Dodging bad passwords with Google’s new tool

Google’s new Password checkup extension checks for leaked credentials and informs whether they have been leaked before in a data breach.

In 2019, more than 20 million unique passwords among other credentials were leaked and available online for sale. This fact represents only one year since the advent of the internet and over the years although security has clearly increased, so have attacks.

Earlier if you happened to hear of such a breach, you would have to use an online service like Have I Been Pwned?  to check if your credentials were a part of those. And that too for the security-conscious lot out there, many of us never did the effort to make even that very check.

But luckily, Google has stepped in for us with a new tool that automatically takes the encrypted login credentials that we enter and verifies if they may have been compromised by cross-checking from a central database.

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The tool developed with the help of Stanford cryptography researchers is available through a Password checkup extension on Chrome Web Store and notifies users whenever it finds that the user has entered username or password that has been leaked before in a data breach.

As all credentials are checked in encrypted form in real-time, you can rest assured that Google cannot access your confidential data, at least that’s what Google claims.

By design, the Password Checkup extension ensures that Google never learns your username or password, regardless of whether you enable telemetry, but we still want to provide this option if users would prefer not to share this information, said Google in a blog post.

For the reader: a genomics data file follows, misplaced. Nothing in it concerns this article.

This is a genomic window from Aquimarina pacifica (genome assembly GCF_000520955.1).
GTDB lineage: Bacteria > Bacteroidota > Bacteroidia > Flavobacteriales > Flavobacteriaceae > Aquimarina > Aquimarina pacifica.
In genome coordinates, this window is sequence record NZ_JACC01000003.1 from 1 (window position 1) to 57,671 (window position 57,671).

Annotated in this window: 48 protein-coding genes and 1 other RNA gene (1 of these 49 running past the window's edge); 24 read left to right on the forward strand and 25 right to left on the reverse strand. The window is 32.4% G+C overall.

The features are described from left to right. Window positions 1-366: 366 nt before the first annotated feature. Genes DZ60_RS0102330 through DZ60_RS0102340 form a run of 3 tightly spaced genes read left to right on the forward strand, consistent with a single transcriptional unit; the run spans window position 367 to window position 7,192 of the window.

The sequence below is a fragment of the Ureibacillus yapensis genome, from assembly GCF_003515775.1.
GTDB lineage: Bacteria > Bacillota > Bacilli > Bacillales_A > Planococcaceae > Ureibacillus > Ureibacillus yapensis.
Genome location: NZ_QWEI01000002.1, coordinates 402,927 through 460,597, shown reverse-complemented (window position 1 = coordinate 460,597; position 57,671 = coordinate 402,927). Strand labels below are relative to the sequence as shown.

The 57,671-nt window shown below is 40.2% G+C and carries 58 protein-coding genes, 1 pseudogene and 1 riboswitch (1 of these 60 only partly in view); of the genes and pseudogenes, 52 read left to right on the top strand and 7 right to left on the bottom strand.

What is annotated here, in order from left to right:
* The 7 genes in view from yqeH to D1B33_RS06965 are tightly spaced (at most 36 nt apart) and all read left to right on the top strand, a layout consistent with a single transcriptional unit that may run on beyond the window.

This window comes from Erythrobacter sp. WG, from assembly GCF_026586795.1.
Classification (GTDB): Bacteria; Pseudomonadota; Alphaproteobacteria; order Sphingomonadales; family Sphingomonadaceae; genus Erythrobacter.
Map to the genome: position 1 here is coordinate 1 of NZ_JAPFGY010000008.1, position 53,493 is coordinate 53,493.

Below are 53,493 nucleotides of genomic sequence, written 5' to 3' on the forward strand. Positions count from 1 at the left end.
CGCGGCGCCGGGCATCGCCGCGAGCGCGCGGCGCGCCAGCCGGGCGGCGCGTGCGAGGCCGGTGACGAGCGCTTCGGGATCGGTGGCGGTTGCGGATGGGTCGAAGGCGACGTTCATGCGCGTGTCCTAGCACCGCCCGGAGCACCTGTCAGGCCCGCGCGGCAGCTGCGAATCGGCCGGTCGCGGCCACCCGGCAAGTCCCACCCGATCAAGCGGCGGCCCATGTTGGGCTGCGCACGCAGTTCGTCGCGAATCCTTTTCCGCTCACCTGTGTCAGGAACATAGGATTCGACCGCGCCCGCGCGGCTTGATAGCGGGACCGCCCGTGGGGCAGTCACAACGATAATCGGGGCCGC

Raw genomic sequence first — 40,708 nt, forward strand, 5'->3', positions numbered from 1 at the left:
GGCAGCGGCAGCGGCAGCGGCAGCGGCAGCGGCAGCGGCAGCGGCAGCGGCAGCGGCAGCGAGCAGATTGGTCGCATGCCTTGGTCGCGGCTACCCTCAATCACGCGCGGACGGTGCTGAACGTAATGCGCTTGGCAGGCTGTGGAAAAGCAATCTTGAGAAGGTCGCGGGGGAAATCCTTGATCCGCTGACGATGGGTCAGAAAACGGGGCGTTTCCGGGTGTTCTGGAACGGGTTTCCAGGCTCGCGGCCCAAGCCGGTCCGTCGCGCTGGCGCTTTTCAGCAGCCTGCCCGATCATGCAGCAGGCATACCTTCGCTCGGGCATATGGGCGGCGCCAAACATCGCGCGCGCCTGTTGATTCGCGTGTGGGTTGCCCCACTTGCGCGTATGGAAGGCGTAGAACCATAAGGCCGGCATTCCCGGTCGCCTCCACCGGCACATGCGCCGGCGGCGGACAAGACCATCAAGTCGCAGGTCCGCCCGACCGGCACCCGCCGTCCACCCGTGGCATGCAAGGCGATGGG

However, the data Google has collected from the extension’s use in one month is enough to give security researchers a headache. Compiled into a study, it gives us an insight into how despite being given warnings of compromised credentials, 26% of users continued to re-use their passwords on highly sensitive email accounts, particularly widespread on shopping and news sites among others.

While the reasons for continuing to use such credentials seems to be the classical human habit of not assigning enough importance to such a matter, other factors such as shared accounts also were a factor. For example, if 3 people use the same Netflix account, one of them may not change the password even if they knew it was compromised because it would cause difficulties for the other 2 people. Perhaps, this confirms the notion of humans being the easiest point to attack in cybersecurity.

See: What to do if your email is found on the Dark Web

To sum up, currently, the tool is only available as an extension. Nonetheless, reports indicate that Google soon intends to integrate it into Chrome 78 which will be released in October so that users do not have to install it manually. Moreover, an option will be likely available to also disable the feature in case someone may not want Google handling their data.

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